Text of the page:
Based on this information, we can make some conclusions about the areas you might least like to take a bullet and deduce the best place from there. A bullet can shatter bone, and bone can also ensure a bullet won't leave the body. So you'd want to stay away from areas with a lot of bone mass, such as the ribs. You would also want to stay away from nerve bundles, as Ed Sizemore mentioned. And, most importantly, you'd want to keep your vital organs away from a bullet. This definitely counts your torso out and your head, too.

So it looks like your arms and legs are the best place to take a bullet. But wait: Your thighs and upper arms both feature important arteries -- your femoral and brachial arteries. If a bullet severs either one of these, the loss of blood can cause death in just a few minutes. So the legs and arms are out.

Based on their location and relative distance from vital organs, your hands or feet appear to be the best place to take a bullet. Getting shot in a foot or hand would certainly shatter most of the many bones there, and it would be an extremely painful experience, but it would pose little deadly threat. What's more, although you have plenty of bones there to shatter, the fragments are less likely to travel easily to your vital organs, like your heart. Plus, with your hands and feet as relatively thin as they are, a bullet also has a better chance of passing through your body before it transfers the full extent of its power. You might suffer a disability, but you'd be more likely to live through the experience.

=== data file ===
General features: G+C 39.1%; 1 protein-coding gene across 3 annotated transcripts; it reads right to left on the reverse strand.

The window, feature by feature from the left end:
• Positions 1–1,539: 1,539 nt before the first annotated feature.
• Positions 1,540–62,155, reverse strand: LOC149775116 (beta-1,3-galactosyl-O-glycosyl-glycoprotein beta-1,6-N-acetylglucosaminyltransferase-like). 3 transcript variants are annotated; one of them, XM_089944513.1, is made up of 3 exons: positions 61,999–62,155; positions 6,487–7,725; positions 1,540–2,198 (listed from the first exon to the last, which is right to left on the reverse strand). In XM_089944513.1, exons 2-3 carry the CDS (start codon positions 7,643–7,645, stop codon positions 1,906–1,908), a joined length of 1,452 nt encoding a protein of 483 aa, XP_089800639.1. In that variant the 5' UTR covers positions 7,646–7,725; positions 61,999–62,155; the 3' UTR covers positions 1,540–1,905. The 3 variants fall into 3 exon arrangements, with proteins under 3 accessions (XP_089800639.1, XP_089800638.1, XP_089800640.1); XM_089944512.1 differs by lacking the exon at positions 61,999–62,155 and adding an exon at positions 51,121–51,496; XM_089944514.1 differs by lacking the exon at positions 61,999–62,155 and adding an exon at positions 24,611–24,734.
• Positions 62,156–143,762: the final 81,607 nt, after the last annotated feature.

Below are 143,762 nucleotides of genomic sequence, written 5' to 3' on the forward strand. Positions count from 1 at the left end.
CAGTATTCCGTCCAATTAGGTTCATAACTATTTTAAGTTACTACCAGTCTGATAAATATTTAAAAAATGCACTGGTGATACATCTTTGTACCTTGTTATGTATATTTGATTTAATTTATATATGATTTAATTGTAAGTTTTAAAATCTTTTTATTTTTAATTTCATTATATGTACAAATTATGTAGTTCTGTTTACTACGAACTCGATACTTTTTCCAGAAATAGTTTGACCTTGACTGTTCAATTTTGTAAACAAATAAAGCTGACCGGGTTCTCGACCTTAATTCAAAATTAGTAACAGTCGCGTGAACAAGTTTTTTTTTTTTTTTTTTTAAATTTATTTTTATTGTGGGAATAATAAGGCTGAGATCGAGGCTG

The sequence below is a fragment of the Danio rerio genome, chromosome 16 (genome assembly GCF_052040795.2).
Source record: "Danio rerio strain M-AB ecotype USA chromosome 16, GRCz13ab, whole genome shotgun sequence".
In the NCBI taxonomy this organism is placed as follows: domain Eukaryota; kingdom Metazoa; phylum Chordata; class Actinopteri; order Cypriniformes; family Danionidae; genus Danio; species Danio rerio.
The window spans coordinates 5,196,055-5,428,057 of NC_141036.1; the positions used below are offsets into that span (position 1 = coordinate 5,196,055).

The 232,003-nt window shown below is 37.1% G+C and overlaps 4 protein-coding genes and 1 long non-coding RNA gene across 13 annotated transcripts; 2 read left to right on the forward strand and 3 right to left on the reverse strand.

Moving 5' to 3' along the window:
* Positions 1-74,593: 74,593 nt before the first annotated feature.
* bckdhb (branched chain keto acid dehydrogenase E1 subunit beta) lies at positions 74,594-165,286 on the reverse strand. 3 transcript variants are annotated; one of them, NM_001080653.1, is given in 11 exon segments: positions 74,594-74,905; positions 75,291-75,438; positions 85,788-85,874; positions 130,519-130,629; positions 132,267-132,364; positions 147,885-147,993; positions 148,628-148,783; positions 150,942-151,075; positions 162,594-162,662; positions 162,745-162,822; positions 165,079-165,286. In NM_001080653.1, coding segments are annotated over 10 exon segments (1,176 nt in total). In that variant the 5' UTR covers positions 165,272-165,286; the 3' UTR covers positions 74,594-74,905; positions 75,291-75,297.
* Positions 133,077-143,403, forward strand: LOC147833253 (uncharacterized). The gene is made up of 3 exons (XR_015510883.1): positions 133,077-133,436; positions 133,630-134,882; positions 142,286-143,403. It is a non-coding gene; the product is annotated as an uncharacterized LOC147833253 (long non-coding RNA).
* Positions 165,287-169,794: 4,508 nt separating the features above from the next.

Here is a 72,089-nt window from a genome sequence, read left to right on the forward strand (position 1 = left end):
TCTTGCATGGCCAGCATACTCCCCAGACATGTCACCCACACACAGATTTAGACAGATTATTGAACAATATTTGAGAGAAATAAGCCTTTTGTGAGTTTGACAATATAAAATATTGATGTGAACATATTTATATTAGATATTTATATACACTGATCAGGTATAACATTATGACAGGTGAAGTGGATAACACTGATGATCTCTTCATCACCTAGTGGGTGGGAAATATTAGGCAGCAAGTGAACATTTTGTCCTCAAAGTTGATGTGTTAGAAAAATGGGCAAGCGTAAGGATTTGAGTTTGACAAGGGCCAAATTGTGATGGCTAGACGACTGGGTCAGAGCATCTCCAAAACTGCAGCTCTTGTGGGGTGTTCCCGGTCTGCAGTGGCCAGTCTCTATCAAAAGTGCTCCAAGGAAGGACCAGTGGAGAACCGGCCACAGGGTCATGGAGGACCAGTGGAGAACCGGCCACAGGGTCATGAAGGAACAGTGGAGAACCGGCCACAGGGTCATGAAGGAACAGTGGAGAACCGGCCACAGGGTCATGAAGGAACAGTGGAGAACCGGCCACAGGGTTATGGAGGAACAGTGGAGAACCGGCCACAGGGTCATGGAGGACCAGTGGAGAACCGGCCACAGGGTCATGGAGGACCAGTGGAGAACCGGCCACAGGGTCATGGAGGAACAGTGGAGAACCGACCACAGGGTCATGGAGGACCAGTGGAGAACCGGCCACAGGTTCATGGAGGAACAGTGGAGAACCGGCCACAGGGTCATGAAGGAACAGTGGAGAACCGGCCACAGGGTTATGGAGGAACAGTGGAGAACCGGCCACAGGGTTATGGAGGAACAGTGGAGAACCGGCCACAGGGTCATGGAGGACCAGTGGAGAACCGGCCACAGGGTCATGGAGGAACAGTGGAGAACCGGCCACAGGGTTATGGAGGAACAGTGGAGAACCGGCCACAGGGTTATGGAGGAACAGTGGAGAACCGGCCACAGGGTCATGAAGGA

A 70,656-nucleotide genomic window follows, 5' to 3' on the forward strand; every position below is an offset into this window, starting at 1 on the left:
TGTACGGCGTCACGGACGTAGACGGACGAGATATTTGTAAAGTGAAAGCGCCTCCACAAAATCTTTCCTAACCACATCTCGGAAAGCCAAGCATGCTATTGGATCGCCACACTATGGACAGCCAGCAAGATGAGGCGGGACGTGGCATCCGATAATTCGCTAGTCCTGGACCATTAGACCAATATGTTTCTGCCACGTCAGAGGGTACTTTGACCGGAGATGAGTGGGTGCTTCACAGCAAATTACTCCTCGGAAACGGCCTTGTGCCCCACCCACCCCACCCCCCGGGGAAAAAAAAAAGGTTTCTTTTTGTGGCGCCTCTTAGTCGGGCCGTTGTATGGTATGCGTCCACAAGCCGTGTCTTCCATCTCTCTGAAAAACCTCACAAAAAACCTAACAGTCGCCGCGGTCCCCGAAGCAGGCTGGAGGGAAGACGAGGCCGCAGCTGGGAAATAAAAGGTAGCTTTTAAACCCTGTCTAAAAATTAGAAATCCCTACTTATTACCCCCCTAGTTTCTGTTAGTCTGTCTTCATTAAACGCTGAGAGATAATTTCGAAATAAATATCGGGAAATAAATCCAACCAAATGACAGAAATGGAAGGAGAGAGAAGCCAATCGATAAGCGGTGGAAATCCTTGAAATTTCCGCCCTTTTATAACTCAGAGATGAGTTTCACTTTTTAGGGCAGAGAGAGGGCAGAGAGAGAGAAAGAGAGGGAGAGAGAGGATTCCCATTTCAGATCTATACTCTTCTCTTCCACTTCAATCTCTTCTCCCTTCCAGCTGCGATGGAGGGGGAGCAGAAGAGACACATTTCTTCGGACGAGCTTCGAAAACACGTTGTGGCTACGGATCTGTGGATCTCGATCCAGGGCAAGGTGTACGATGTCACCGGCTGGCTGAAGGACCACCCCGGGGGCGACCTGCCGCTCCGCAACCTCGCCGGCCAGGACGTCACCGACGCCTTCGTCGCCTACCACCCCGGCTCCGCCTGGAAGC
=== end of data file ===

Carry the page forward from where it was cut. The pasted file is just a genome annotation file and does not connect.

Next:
For more information on bullets, medicine and related topics, visit the next page.


Lots More Information

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More Great Links

  • Lemaire, Jean. "The impact of firearms on life expectancy rates in the U.S." University of Pennsylvania. September 2004. http://www.uphs.upenn.edu/ficap/forum/docs/sept04lemaire.pdf
  • Leinhard, John H. "No. 774: William Beaumont." University of Houston. http://www.uh.edu/engines/epi774.htm
  • MacInnis, Laura. "US most armed country with 90 guns per 100 people." Reuters. August 28, 2007. http://www.reuters.com/article/wtMostRead/idUSL2834893820070828
  • Meagher, Sean MD and Shah, Guarang V. MD. "Gunshot injuries to the face and cranium: A radiologic view." Neurographics. 2004. http://www.neurographics.org/3/1/4/1.shtml